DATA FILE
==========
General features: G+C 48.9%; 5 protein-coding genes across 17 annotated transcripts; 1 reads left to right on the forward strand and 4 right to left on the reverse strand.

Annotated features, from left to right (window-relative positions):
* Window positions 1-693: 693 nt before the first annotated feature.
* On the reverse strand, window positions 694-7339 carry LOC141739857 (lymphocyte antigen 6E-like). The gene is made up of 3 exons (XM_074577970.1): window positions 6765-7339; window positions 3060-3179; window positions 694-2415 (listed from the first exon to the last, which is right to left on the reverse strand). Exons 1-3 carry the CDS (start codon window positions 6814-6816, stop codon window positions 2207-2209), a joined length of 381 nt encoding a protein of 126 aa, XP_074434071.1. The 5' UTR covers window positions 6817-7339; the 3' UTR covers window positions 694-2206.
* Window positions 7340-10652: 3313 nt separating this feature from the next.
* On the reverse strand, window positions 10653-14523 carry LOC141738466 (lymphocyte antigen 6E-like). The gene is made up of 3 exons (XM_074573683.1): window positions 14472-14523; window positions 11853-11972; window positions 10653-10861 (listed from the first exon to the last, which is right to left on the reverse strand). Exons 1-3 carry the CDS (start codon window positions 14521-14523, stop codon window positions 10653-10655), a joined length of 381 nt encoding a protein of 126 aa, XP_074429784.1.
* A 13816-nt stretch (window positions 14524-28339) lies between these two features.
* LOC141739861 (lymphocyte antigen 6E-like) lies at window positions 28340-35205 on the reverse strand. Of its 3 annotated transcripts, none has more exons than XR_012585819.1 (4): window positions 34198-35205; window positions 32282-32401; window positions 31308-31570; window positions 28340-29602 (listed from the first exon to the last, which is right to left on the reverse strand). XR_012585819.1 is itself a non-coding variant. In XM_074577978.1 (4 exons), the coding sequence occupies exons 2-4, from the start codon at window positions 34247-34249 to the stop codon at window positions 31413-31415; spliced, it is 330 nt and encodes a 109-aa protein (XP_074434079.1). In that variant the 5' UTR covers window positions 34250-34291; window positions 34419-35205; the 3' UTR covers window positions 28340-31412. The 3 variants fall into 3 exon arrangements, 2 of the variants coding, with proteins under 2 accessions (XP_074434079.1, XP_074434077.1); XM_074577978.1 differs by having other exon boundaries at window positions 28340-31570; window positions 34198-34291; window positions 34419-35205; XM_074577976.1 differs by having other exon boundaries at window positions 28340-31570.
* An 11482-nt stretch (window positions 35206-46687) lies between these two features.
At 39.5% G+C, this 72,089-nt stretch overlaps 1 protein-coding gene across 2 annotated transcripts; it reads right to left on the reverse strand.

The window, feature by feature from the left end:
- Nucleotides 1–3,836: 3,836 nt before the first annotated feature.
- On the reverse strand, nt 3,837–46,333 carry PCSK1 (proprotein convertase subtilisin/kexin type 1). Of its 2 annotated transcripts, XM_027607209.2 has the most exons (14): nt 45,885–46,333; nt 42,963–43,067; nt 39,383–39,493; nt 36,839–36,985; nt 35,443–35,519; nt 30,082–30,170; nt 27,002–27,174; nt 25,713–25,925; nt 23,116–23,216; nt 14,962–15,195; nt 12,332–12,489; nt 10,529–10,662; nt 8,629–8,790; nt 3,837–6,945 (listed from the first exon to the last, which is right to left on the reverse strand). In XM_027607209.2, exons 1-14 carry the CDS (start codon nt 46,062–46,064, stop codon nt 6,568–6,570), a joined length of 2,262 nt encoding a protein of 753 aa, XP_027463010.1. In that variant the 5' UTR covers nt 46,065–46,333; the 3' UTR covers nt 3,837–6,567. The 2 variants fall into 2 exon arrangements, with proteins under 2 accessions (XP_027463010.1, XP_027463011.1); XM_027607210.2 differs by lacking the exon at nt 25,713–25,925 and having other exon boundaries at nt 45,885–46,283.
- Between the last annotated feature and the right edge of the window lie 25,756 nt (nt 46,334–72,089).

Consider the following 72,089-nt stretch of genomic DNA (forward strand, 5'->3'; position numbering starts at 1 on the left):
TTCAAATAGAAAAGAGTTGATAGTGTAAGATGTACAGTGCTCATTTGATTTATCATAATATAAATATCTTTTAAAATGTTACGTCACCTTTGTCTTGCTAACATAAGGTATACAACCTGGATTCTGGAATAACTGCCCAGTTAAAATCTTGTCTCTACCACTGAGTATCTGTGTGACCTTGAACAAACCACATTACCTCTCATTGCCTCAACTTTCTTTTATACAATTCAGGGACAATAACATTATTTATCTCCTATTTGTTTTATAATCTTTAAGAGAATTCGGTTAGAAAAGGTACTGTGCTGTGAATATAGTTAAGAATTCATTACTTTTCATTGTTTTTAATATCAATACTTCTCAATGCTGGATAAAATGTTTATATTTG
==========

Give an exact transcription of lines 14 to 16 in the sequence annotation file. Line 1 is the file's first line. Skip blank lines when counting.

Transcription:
- Between the last annotated feature and the right edge of the window lie 25,756 nt (nt 46,334–72,089).

Consider the following 72,089-nt stretch of genomic DNA (forward strand, 5'->3'; position numbering starts at 1 on the left):
TTCAAATAGAAAAGAGTTGATAGTGTAAGATGTACAGTGCTCATTTGATTTATCATAATATAAATATCTTTTAAAATGTTACGTCACCTTTGTCTTGCTAACATAAGGTATACAACCTGGATTCTGGAATAACTGCCCAGTTAAAATCTTGTCTCTACCACTGAGTATCTGTGTGACCTTGAACAAACCACATTACCTCTCATTGCCTCAACTTTCTTTTATACAATTCAGGGACAATAACATTATTTATCTCCTATTTGTTTTATAATCTTTAAGAGAATTCGGTTAGAAAAGGTACTGTGCTGTGAATATAGTTAAGAATTCATTACTTTTCATTGTTTTTAATATCAATACTTCTCAATGCTGGATAAAATGTTTATATTTG